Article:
Carrol Daily Times Herald from Carroll, Iowa on August 26, 1957 · Page 3
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Carrol Daily Times Herald from Carroll, Iowa · Page 3

Carroll, Iowa
Issue Date:
Monday, August 26, 1957
Page 3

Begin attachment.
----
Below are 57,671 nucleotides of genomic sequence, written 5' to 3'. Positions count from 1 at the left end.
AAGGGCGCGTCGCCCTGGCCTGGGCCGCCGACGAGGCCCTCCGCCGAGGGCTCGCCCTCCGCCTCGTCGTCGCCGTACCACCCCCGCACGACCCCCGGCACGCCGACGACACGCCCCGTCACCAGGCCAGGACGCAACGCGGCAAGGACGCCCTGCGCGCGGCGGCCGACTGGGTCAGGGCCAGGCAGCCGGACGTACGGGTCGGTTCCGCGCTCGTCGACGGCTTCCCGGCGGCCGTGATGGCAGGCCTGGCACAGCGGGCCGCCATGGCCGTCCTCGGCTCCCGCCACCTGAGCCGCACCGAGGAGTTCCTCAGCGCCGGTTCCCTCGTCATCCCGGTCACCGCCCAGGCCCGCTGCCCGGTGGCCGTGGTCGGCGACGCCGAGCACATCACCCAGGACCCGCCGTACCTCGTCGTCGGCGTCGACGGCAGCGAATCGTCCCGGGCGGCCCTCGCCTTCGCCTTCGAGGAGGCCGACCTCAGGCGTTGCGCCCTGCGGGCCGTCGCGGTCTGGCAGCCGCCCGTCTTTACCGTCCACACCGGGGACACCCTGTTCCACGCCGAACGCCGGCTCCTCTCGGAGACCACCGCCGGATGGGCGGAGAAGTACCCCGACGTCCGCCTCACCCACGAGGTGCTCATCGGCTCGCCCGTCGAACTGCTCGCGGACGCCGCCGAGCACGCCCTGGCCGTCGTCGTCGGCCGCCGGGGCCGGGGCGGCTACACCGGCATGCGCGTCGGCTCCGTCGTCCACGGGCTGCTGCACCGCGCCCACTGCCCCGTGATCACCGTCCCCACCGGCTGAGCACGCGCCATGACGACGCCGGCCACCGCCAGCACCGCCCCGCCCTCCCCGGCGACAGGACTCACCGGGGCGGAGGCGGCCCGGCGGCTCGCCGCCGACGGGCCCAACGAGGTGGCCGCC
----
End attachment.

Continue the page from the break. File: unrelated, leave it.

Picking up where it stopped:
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Editorial— Labor Unions Will Be Watched With Interest "Go on, Pick It Up-YOU Dropped It" Sen. John McClellan of Arkansas, chairman of trie Senate rackets committee, believes new laws are needed to keep gangsters and racketeers out of labor unions. He is just one of many lawmakers who question the adequacy of existing laws. But there are no positive indications when Congress might act to remedy the unsavory conditions McClellan's committee is disclosing in the Teamsters union and others. Since the committee's investigations are far from complete—it is asking another $150,000 to continue work until next Jan. 31—onlookers can hardly complain that important legislation had not been adopted at this session. It will be different, however, if nothing happens in 1958. By then the inquiry will have been pressed far enough so that distinct patterns of union behavior ought to be discernible. Sober preparation and advancement of new proposals should be wholly practical. Since 1958 is also a general election year, it will be a time of testing for the country's lawmakers. Will they defy possible threats of retaliation at the polls from big unions? Some wise heads in Washington gay they will—in large numbers. The argument is that the dis- TimM Herald, Carroll, law* Monday, Aug. 26, 1957 closures thu6 far have been so damaging to union standing that perhaps for the first time in a generation politicians generally will not fear labor's influence at the polls. Thus, they say, men who heretofore have quaked in their boots before labor's alleged power at the ballot box will not care if they do not get union endorsement. In fact, some may even regard such backing—in the circumstances—as the kiss of death. But the proof has not yet been had, The needed laws are-still to be passed. And we must still await the spectacle of politicians in highly industrialized areas shrugging off union opposition or indifference. Enough has occurred, though, to suggest that as far as labor concerned things may very 1958 both the cam- should be is well be „ different in in Congress and along paign trails. Watching fun. Thoughts com- If ye love me, keep my mandments.—St. John 14:15. We are shaped and fashioned by what we love.—Goethe. UAW Is Pleased With Progress Toward an Assured Annual Wag EDITOR'S NOTE: In 1955 the headlines were filled with news of the epochal battle in Detroit over the "guaranteed annual wage." From those negotiations emerged a compromise — a plan for "Supplemental Unemployment Benefits." How has it worked? Here's a Labor Day report on Its first two years of operation. Inflation-Wary Economists Keep Eyes on Auto Market By DOUGLAS LARSEN 1 it. Ford is also introducing the NEA Staff Correspondent I new Edsel, an unprecedented WASHINGTON — <NEA)—The j quarter-billion-dollar effort, government economists who are j Chrysler has also had a boom specialists in worrying about in- I year, capturing 19.05 per cent of flation. plus those assigned to an- j the market. It, too, will be fight- ticipate recessions, are both find- 1 ing to hold this share of the busi- ing abundant material for meditation in the immediate future of the auto industry. In September, the 1958 models will begin to be shown, to launch what everyone agrees will be a crucial year for car makers. Long ago Washington economists discovered that the enor- j ness. General Motors suffered most, j dropping to 44.10 per cent of the | market for the first six months of '• 1957. It is coming out with a com; pletely new Chewy and Pontiac i and a drastically changed Buick ! and Oldsmobile. ' This is GM's 50th anniversary, mous auto industry was a major \ and, needless to say, it will use Influence in the American econo-; this peg for a gigantic sales effort to recapture the markets it i lost this year. * my. The auto industry is the best indicator of the prosperity or buying mood of the American public. The character of the auto market has great interest to officials here who must control the credit ation. Those government economists who see the country's Inflation aggravated by the auto market this year hark back to 1955. That was the best year in auto history. But much of that boom was caused by the'appearance of three-year credit. As a result of this, the economists reason, the buyers who took three-year credit in 1955 were kept out of the market in '56 and '57. They would normally have traded in their cars after one or two years. But because of the extra year's debt they assumed they did not have enough equity in the cars to trade them in as down Payments on a new car. Thus, by the time the '58s are out, millions of buyers will be ready to turn in the '55s on a new car, it is reasoned. And, of course, the auto makers hope this turns out. It's a certainty that car prices will be up somewhat. The increase in the cost of steel and the cost- of-living' raises, which the auto workers have just received are responsible. On top of all this the industry, is preparing for its most competitive year, with each manufacturer about to launch unprecedented sales promotion campaigns. Ford during the past six months has set a record for itself by capturing 30.21 per cent of the passenger car market. It is eager to hang on to this gain and improve From all this it would appear i that the preponderance of evi-j dence indicates a huge year, with \ a boost to general inflation as an situ- j inevitable by-product. But there is ! | an interesting reverse side to the j picture. I After the industry had committed itself to bigger, fancier, more expensive lines for '58, strong signs began to appear that the public had suddenly become economy - minded and conservative in its car-buying thinking. The big boom in the sale of cheap, small foreign cars was the first indication. During the first six months, sales of the small cars doubled over the same period la,st year. Then Studebaker - Packard announced that it was coming out with a new economy line to be called the Scotsman. The public has received this car with great enthusiasm. It could be S-P's salvation. American Motors has had increasing success with its big effort to sell economy of car i and operation with its Ramblers and Metropolitans. It recently announced it will make a Rambler which sells below the price of the Scotsman. If this increased public interest in smaller, cheaper cars turns out to be a major trend, Detroit's Big Three will be in trouble before the winter is out. It might also mean that the public just isn't as interested in new cars as much as it has been the past several years. If this is true there will be serious unemployment among t h e economists whose specialty is worrying about inflation.. be few or there may be none at all. Sometimes it is associated with considerable loss of weight. After it has existed for months or years, loss of appetite, nausea, vomiting and bloating of the abdomen frequently appear. Low fever and mental changes j are not unusual. In the advanced case, the diagnosis is fairly easy, i but cirrhosis in its early stages is j often hard to identify. ' I Even in those who have mod-! erately advanced trouble, rest in bed, prohibition of alcohol, a diet rich in proteins,' vegetables, vitamin supplements and drugs may bring great improvement. Also there are surgical procedures aim- i ed at relieving some of the results j of cirrhosis. I The outlook for the victim of cir- j I rhosis is often not as dim as was i ; believed. In fact, for those with; ; slight or moderate involvement of 1 ) the liver (if the condition can be , recognized early and properly j l treated), the outlook is good. Even j ' for those with more advanced and i : serious cirrhosis, proper dietary j I treatment and other measures us-; | ually help. j A sure method of preventing cir- i • rhosis cannot be outlined, but an adequate diet would almost certainly reduce the frequency of this ; condition, especially among heavy | drinkers. i By DWIGHT PITKIN DETROIT iff) — The United Auto Workers Union believes it. is well on its way toward the goal of a "guaranteed annual wage" for hourly paid workers. There is a definite glow of satisfaction at. UAW headquarters over the way the union's Supplemental Unemployment Benefit plan, known as SUB, has worked out so far. To make possible this form of "guaranteed wage," General Motors. Ford and Chrysler have for the past two years been paying into SUB trust funds five cents an hour for each hour worked by an employe. During layoffs, the funds! shutdowns due are used to supplement state unemployment payments. The first payments from these funds were made in June of last year. Getting Bigger The UAW says the funds have been steadily building up and already are big enough to provide bigger benefits. The union believes! cents an hour, it erred on the side of conserve- 1 According to the union, al v theVfi ,;'4f tism in agreeing to some of the end of May the GM trust tvxM? limitations negotiated in the 1955; stood at 72 million dollars ,aid<. contracts. I was rising 2ty million per' ffipn&i Under present agreements, a'the Ford fund had 28 million khd laid off worker is eligible to re- 1 was climbing one million '/a reive 65 per cent of his normal month; the Chrysler fund was "at take-home pay during the first 15 million and adding between': four weeks of a layoff and 60 peri $750,000 and one million dollars'a cent for the next 22 weeks, provid- 1 month, v '; ed his seniority and the amount of: Effect Debated money in the trust fund meet cer-! The UAW contends that SUB'al* tain requirements. (ready has had a stabilizing effect The. amount of money coming i on employment in the auto iridus- out of the SUB fund depends oni try despite sizable layoffs this} the level of state benefits. For in- year and in 1956. stance, a laid off worker in Michi-j The Michigan Employment Se-; gan can get $43 from the state icurity Commission is inclined to' and $8.68 from SUB. In many oth-j agree. The agency's research "dl-' or states where state benefits are'rector, Norman Barcus. says SUB less, the SUB payments would be ! "undoubtedly is a stabilizing fao largcr. For Ford workers, the un-jtor." Auto industry spokesmen, ion estimates the average weekly j however, question SUB as an im- jSUB layoff benefit, has been $15.! portant stabilizing factor. The union says the trust funds | The UAW says 37 states now .weathered the layoffs caused by! permit simultaneous payments of : shutdowns in the auto industry a: SUB and state unemployment ben- iyear ago and will be in a much;efits. It says 18 states this year better position to pay out benefits! have raised unemployment com: this fall if there are extended j pensation benefits. to model change- 1 Four states have barred what over or production cutbacks. At the present rate, the union says the trust funds should reach; about $400 per worker two years j from now. When that happensj the union calls "integration" of SUB with state benefits. They are Ohio, Indiana, North Carolina and Virginia. The union is centering its poli- barring major layoffs, benefits: tical efforts particularly on indus- probably could be financed by in-! trial Ohio and Indiana in an at- terest from the funds and com-!tempt to win full legal acceptance, panics could cease paying in 5 for SUB. Child Learns Difference Between 'Good' and 'Bad' By MRS. MURIEL LAWRENCE | punished by social authorities or < Mrs. Muriel Lawrence is on va- j by the majority of one's fellow cation. In her absence, noted psy-; men. This intense emotional pres- \ chiatrist Eric Fromm discusses six frequently asked questions on ' child-parent relationship. His answers are condensed from his ; book. "Man For Himself," publish; ed by Rinehart and Co.) ! Q—How does a child learn the i difference between "good" and |"bad"? I A—The foundations of our ability to differentiate between good and evil are laid in childhood; first with regard to physiological functions and then with regard to more ! complex matters of behavior. The child acquires a sense of distinguishing between good and; bad before he learns the difference j by reasoning. His value judgments are formed as a result of the, friendly or unfriendly reactions of the significant people in his life. In view of his complete dependence, on the care and love of the | sure prevents the child, and later the adult, from asking critically i whether "good" in a judgment | means good for him or for the au- i thority. j The alternatives in, this respect become obvious if we consider | value judgments with reference to things. If I say that one car is "better" than another, it is self- evident that one car is called "better" because it. serves me better than another car. A thing is called good if it is good for the person who uses it. With reference to man, the same criterion of value can he used. The ; employer considers an employe to be good if he is of advantage to ; him. The teacher may call a pupil good if he is obedient, does not cause trouble, and is a credit to him. In much the same way a child Wesslings of Breda Back from Western Vacation (TlmM Herald >>>«•« Sen-Ire I BREDA — Agnes, Kathleen and; Gertrude Wessling, Alfred and Danny Wessling returned Sunday from a visit with relatives at Gillette, Wyo„ and Billings, Mont. Mr. and Mrs. Herbert Schulte and daughter of Des Moines came Sunday for a visit with relatives here. Mrs. Mary Bachman and i Mayme accompanied Mr. and I Mrs. Frank Bachman to Omaha Sunday where they visited at the ! Joe Bachman home, j Ben Buelt and daughters, Shiri ley and .ludy, of Riceville visited Relatives here Thursday. Mrs. | Mary Wempe accompanied them I home for a week's visit. I Mr. and Mrs. Paul Kleespies of j Stuart spent the weekend at the ! Barney Osterholt home. | * Marie Thelen has returned from \ a month's visit in the Dan McCaf- ; frey home at Guthrie Center, j Mrs. Irwin Ludwig returned \ Monday from St. Anthony Hospital where she underwent surgery. Kenneth Neumayer of St. Paul, Minn., and Mr. and Mrs. Gerald 2 Dedham Couples On Eastern Vacation (Tlmrii Herald Newn Sen-Ice) DEDHAM — Mr. and Mrs. Clayton Stangl and Mr. and Mrs. John Werner Jr. left Sunday for several days vacation in eastern states. The Werner children are staying at the homes of their grandparents, iMr. and Mrs. John Werner Sr. at ! Carroll and their aunt, Mrs. Joe ; Schreck, during their parent's ab- i sence. j Mr. and Mrs. George Meiners i have received word from their son, jPvt. Norbert H. Meiners, that he ' arrived in E r I a n g e r, Germany I July 11. His address is Pvt. Nor- 'bert H. Meiners, U.S. 55593005, B. j Btry. 599th. A.F.A. Bn. A.P.O. 66, New N. V. SO THEY SAY It will be a long time before I do that again. — Sen. Stuart Symington, after riding jet plane at 1,102 miles per hour. adult, it is not surprising that an may be called good if he is docile Neumayer and daughter. Pam, of I don't want to go out urday night with any couldn't take to church day. — North Carolina Girl" Dorothy Brown. on Sal- boy I on Sun"Nature approving or disapproving expression on the mother's face is sufficient to "teach" the child the difference between good and bad. j In school and in society similar j factors operate. "Good" is that for i which one is praised; "bad," that ; for which one is frowned upon or and obedient. The "good" child may be frightened, and insecure, wanting only to please his parents by submitting to their will, while the "bad" child may have a will Sioux City came Monday to be with their mother, Mrs. A. J. Neumayer, who suffered a light stroke Saturday. Mrs. Cletus Stark entertained York, Sunday visitors in the home of Mr. and Mrs. George M e in e r s were Mrs. Frances Meiners. Mr. and Mrs. Edward Meiners, Mark and Keith of Manilla, and Mr. and Mrs. Herman Meiners, Carol Ann and Dale of Carroll. Mr. and Mrs. Clarence Rothmeyer and Carol accompanied Mr. and Mrs. Andy Rothmeyer of Lidderdale and Mrs. John Rothmeyer of Carroll, to Calmer Thursday where they attended the funeral of George Rhuska, 57, who died of a Grover Barrels Entertain Guests From Salt Lake City (Time* Herald Xtwt fiertfeo) MANNING - Mr. and Mrs. . Duane Bartels. Tom and Pamela of Salt. Lake City, Utah are spending this week with his parents, Mr. and Mrs. Grover Bartels. Mr. and Mrs. Herman Frahm and Lyle attended the wedding of Gerald Ludwig and Norma Cleary at Bellevue, Neb. on August 18. Pamela Smith of Beaver is visiting her uncle and aunt, Mr. and Mrs. Leo Iddings. She had just returned from a visit with her father in New York. The Busy Thimbles of the Presbyterian Church will meet Thursday afternoon, August 22. Mr. and Mrs, C. A. Case visited Sunday with their cousins, Mr. and Mrs. Jubal Mauritz at Kiron and Mr. and Mrs. Ernest Moline at Odebolt. On Thursday, they attended the Old Settler's picnic at Magnolia. Mrs. Anson Callen of Minneapolis came August 19 for a checkup at the Anderson Clinic and was a guest in the O. E. Pratt home. The Rev. Carl Sinning, W. C. heart attack while fishing. They j Schrum, Ray Pratt, Dan and Kelly also visited relative* in St. Lucas, Pratt and Joel Harris of Carroll The (Budget) Bureau is gambling with the health and lives of the American people (by cutting funds to fight Asiatic flu).—-Sen. Lister Hill (D-Ala.). It is shocking to find this militant ignorance 'about radiation dangers) in those who may be in a position to make decisions affecting our future. — Dr. Her mann J. Muller, Nobel Prize-win ning scientist. of his own and genuine interests j at her home Sunday afternoon, but ones which do not please his \ honoring her daughter, Peggy, on parents. j her 7th birthday. Games and con- 1 tests were played. Prizes were iain bats which attack warm-l*™ by Susan Stork, Peggy blooded animal's and drink their! Schwarznopf, Roxann Carlin, Peg- Cedar Rapids and Festina. They returned home Sunday night. Mr. and Mrs. William Axman and Billie were Sunday visitors in the home of Mr. and Mrs. Harry Bassett at Casey. blood. Its food canal is short and narrow, and will permit nothing but blood to pass. Therefore the adult bat. can only drink blood. How can you expect a prison in- .mate to believe in his convictions? * DR. JORDAN SAYS * By, IDWIH fc JOROAN, M.D., WritHm fer'NiA ••rvlcs Cirrhosis of Liver Often Is Unsuspected iir ^Ma ny I have received a large number of requests for a discussion of cirrhosis of yie liver. Perhaps many readers have not heard about it, but it is not a rare Doily Times Herald Daily Except Sundays arid Holiday! By The Herald Publishing Company 105 West Fifth Street Carroll, Iowa JAMES W. WILSON, Publisher HOWARD B. WILSON, Editor Entered as second-class matter at the post office at Carroll, (owa, under the act of March 3, 1879, Member of the Associated Press The Associated exclusively to the tlon of all the local hews this newspaper as well as a patches. Press Is entitled use for republics- printed la ill AP <Us- Official Paper of County and City "Subscription Rates By carrier boy^dellvery^per week I .39 Carroll, Adjoining Counties per year - 110.00 Carroll, Adjoining Counties, per month — Elsewhere In Iowa, year. § lauwhere in (owa, mont Utslde (owa, year.u. Outside lows, month. disease. It is •believed to be present In about two or three out of every 100 persons in the United States and Canada.. It is higher in some parts of the world. Probably the reason that more is not heart!'about it is that in many people it produces few if any symptoms. Therefore, it is unsuspected during life and is found only by an autopsy. What causes this disorder of the liver is not clear. In at least half of the*cases, however, it appears to be associated with continued heavy drinking. There is some dispute as to whether it is the alcohol which causes the cirrhosis or the poor nutrition of those who substitute A veterinarian says too many people are unkind to dumb animals. Sort of puts a person in the same class. It's always fine if you can get in on, the ground floor, as long as there is an elevator. People now are taking their pick of edible things—right out of their own gardens. Remember Way Back When Q — Which family of dogs contains more breeds than any other dog family? A—The spaniel family. Q — When did the city of Istanbul receive its present name? A — For more than 1,800 years "; the city was called Constantinople, j en fish but in 1929 the Turkish govern- J ment changed the name of the city to Istanbul. It is one of the oldest cities in the world. Q — What Is a Moslem mihrab? A — This is an alcove or decorated slab in one of the interior walls of a Mohammedan mosque. It marks the direction of Mecca, so that Moslems when praying, will know the direction in which they should face. Q — For how long did the siege of Troy last?" A—Ten years. Q — What distinguishes vampire bats from others of the species? A_— The name Is given to eery gy Ann Clark. Lunch was served at a table centered with a lighted birthday cake. Favors were color books and individual cup cakes centered with candles. The guests sang "Happy Birthday" to Peggy, who then opened her gifts. Mrs. R. H. Brinker, Mrs. John Carlin and Mrs. Bob Kanne assisted Mrs. Stark with the serving. Guests — —— j were: Peggy Lee Schwarzkopf, Wonder where the photographers j Pam Schulte, Beverly Boes, Lois A Tennessee man ran away with his mother-in-law who lived in his home. That's one way of getting her out of the house. at summer resorts get their wood- An 18-pound baby boy was born in Kentucky, almost big enough to give mom a lift, but almost too big for mom to give a lift. Real education is expensive, says a college professor. But not as costly, sometimes, as ignorance. Sunday is when dad does all the yard work he feels like doing, which is an awful waste of time. Tiefenlhaler, Ruth and Susan Stork, Rose Buelt, Pat Polking, Alyce Steinkamp, Carleen Boes, Janet Koster, Peggy Ann Clark, Alice Meister, Diane Schelle, Roxann Carlin. Beverly and Barbara Kanne and Peggy's sister, Sue Ellen. Mr. and Mrs. Marvin Heinrichs and family of Pipestone, Minn., Mrs. W. J. Koster and children of Harlan and Robert Koster nf Camp Carson, Colo., were visitors at the William Koster home. Five Westside Residents Back From a Trip West iTInicn Herald N>w» Service > WESTSIDE - Mr. and Mrs. Glen Meyers, Janice and Gail, and Mrs. Josephine Meyers returned from a 10-day vacation trip through Yellowstone National Park and Portland, Ore. While at Portland they visited in the home of Mr. and Mrs. August Schulter. At Salem, Ore., they visited Mr. and Mrs. Bill Goete. Sunday Mrs. LaVerne Van Dyke and son, Bobbie of Long Beach, Calif., arrived for several days' visit in the home of Mr. and Mrs. Wilbur Luetje and family. Additional visitors Sunday evening were Mr. and Mrs. Glen Rowed der attended the Kansas City-Cleveland baseball game at Kansas City August 19. dynis and Gail Pratt of Ames are spending this week with their grandparents, Mr. and Mrs. O. E. Pratt. Monica and Mona Rostermundt are visiting in the Fred Nulls home w it h their grandparents, while Mr. and Mrs. Merlin Roster­ mundt of Westside are attending coaching school at Storm Lake. Louis Page. Family Returns from Trip To Estes Park, Colo. (Time* Herald News• Service) WALL LAKE — Mr. and Mrs. Louis Pagel and Mary Kay returned Sunday from a 10 day vacation trip to Estes Park, Colo, Mr. and Mrs. Virgil Mauer and Barry Cook of Sioux - City, spent the weekend in the home of Mrs. Rosetta Mauer. Additional guests Saturday were Mr. and Mrs. Paul Karen" and" AUerT of" i ^ £5 SJffc Paula Schmitz returned home with her parents after spending two I weeks here. Two ostriches were shipped by plane. It's just as well the stork doesn't come that way. alcohol for a balanced diet. There are some reasons for be-icate on a claim aboujt 80 miles Nineteen Seven—A stranger the other day asked if the bandstand at the, corner of| Fifth and Main Streets was a Bryan platform. Nineteen Seven— For the past few days George Selzer has been anxiously waiting the arrival of his new Pope-Toledo automobile which he ordered some time ago.. Last week the factory went into the hands of a receiver but Mr. Seizor's car had already been shipped. Nineteen Seven— Wilhite Brothers have decided to quit the grocery business after a successful career covering a period of several years. The fire of several weeks ago doubtless caused them to make the decision. Walter intends to go Into the dairy business and Elbert will la- lieving that nutritional deficiency is an important influence in the development of cirrhosis. Many who develop this disorder have eaten their meals haphazardly and have consumed, insufficient amounts of meat and dairy products. % , The symptoms of cirrhosis may southeast of Pueblo. Nineteen Seven—- : There has been s change in the management of the Carroll office, of Nya,fSnyder-Fo,wler Company.) William Hanson of Modal* will succeed L. J. Kolker who has boeii transferred to Gordon, Neb. <fkdk VnMdL Garden's Joy to One Lady But Awful Burden fro Other 1 stopped to talk with two wom -i en working in their yards. I Both yards are a pleasure and: both women are mainly responsible for the beauty created. One enjoys what she has brought into being, but to the other th<f work has brought more frustration than pleasure. The talk of one woman was all about what a struggle it was to keep the yard looking nice, how sick she was of fighting insects and drought, how little her husband appreciated it. And the thing she wanted to show off most, though there were beautiful flowers In bloom, was a plant whose leaves had been riddled before she got around to spraying it. 1 1 left 'her beautiful yard feeling { the results instead of the work, she tired and depressed. But it was j shares her pleasure with others, different on my second stop. ( But if she can't see the flowers Mad* It Fun for the weeds, others only see the This fardtner seemed to take it | weeds, too. <AU »i«Ma MNwrod, NUA stmo*. J»*4 Brockelsby Family Of Scotland, S. D., Are Visiting in Vail (TlmM Hrrald ,\>w» Servlre) VAIL — Mr. and Mrs. Charles Brockelsby and daughter, Lori, of Scotland, S. D., are visiting his: mother, Mrs. C. E. Brockelsby.: Mr. Brockelsby brought some fish for a fish try which was held at! the Aaron Brockelsby home Satur- \ day evening. Out-of-town guests ' were: Mr. and Mrs. Peter Bell and Mr. and Mrs. Red Carter of Oma- j ha and Mr. and Mrs. Merle Thede- man and children of Westside. i Mr. and Mrs. J. J. Higgins spent j a few days in Jefferson and Grand I Junction with their son and daugh- j ter-in -law, Mr. and Mrs. Tom Hig-; gins. Joanna Scanlon returned to her home here after a two weeks visit; with relatives in Omaha. Dennis Walsh returned home from the Memorial Hospital at ; Denison. j Mr. and Mrs. J. W. O'Connelli visited several days with Mr. and Mrs. Mart O'Connell at Sioux Falls, S. D. Mrs. Dick McConnel of Manning, Mr. and Mrs. Harry Petersen and; Mr. and Mrs. Dexter Johnson. Mrs. Van Dyke and son are en; Mr. and Mrs. Ralph Coil and route to New London, Conn. j family. Mrs. A. J. Fischer and Mrs. David Musfeldt and infant 1 children, Margeretta Fehraml, daughter returned to their homeVerlin Anderson and children of for granted that you have to work hard create anything of beauty. She even admitted it was fun to get out of the house to work in her flowers. And with the pride of one who thinks more about results than effort, she took me from one flower bed to another, pointing out the flowers that had been a particular joy this season. * I left her yard with an armful of roses and the promise of some bulbs when she divided hers in the fall. But most important, I left her with a feeling of having shared a little in the joy of what she had It's that way with everything a EMPLOYED IN OMAHA woman does in creating a home. < T,mw Her "" 1 * tw% s "v.r«> If she does her job with an eye to! BREDA — Shirley Heisterkamp, Sunday from the Memorial Hospital in Denison. Mr. and Mrs. Louie Sander of Milford, Mr. and Mrs, John Lengeman of Dedham and Mr. and Mrs. Louis Wiskus of Carroll were dinner guests Sunday in the home of Mr. and Mrs. Fred Lohrman. Mr and Mrs. C. E. Parsons and children, Bobbie, Janet and Johnny of San Diego, Calif., visited Friday and Saturday in the Harry Scgebart home. Mrs. Parsons, is the former Dorothy Kracht. Saturday they left, for Spirit Lake to visit in the home of Mr. Parsons' relatives. Mr. and Mrs. Norbert Kasper- Correctionville, Mr. and Mrs. Cecil 'Speke and Arlene Anderson of Moville, Misses Floy and Phyllis : Anderson of Des Moines, and Mrs. Grace Anderson and children of Hartley picnicked at Lake Okoboji Sunday. Mr. and Mrs. Peter Blackstad ' and son of LaSalle, Minn., were supper guests Thursday of lone i Brown and Wanda Sifford. Mrs. ; Blackstad is Miss Sifford's cousin. i Mr. and Mrs. Gus Yohnke, Mr. and Mrs. Elmer Ogren and family, Mr. and Mrs. Albert Yohnke and family, and Mr. and Mrs. Albert ;Zeigman and family attended the ; Drilling family reunion at Storm Lake Sunday. sen of Carroll, Mr. and Mrs. Ken-[ John Howard Payne of Waterloo neth Danner and family of Fort | came Saturday and was a guest in Dodge and Mr. and Mrs. Leonard the Elmer Karsten home until Sun- Peterson, Cindy and Kristy, were;day morning. His wife returned visitors Sunday in the home of Mr. \ home with him after spending 10 and Mrs. Alfred Kaspersen. j days in the Karsten home after Bonijo Sharp of Storm Lake.and \ being a patient in the hospital at Kevin and Shanon Pingel of Pe- j Rochester. j R.N., went to Omaha Sunday. She will be employed on the nursing staff at the Veterans Hospital. Trying hard is bard and trying but usually gets results. tersen concluded their five-day visit in the home of Mr. and Mrs. David Freese Sunday. Mr. and Mrs.. Freese took Bonijo to Storm Lake to the home of Mr, and Mrs. Jack Sharp and Kevin and Shannon to Peterson to the home of Mr. and Mrs, Ralph Pingel. Mr. and Mrs. Leon Steinkamp and Jerry of Grand Meadow, Minn., visited over the weekend In the home of Mr. and Mrs, Luvorn Steinkamp and family. Mr. and Mrs. Jack Downey and family of Des Moines, spent Sunday in the Leo Downey home. Their children, Mary Rosa and Mike returned home with them after a week's visit here, Mrs. TolUe Tebben entertained the Jolly Pinochle Club and Helen Nutzman at a dessert ' Tuesday afternoon. Prizes won by Mrs. b, G. J. A. Mack and Mnu msii«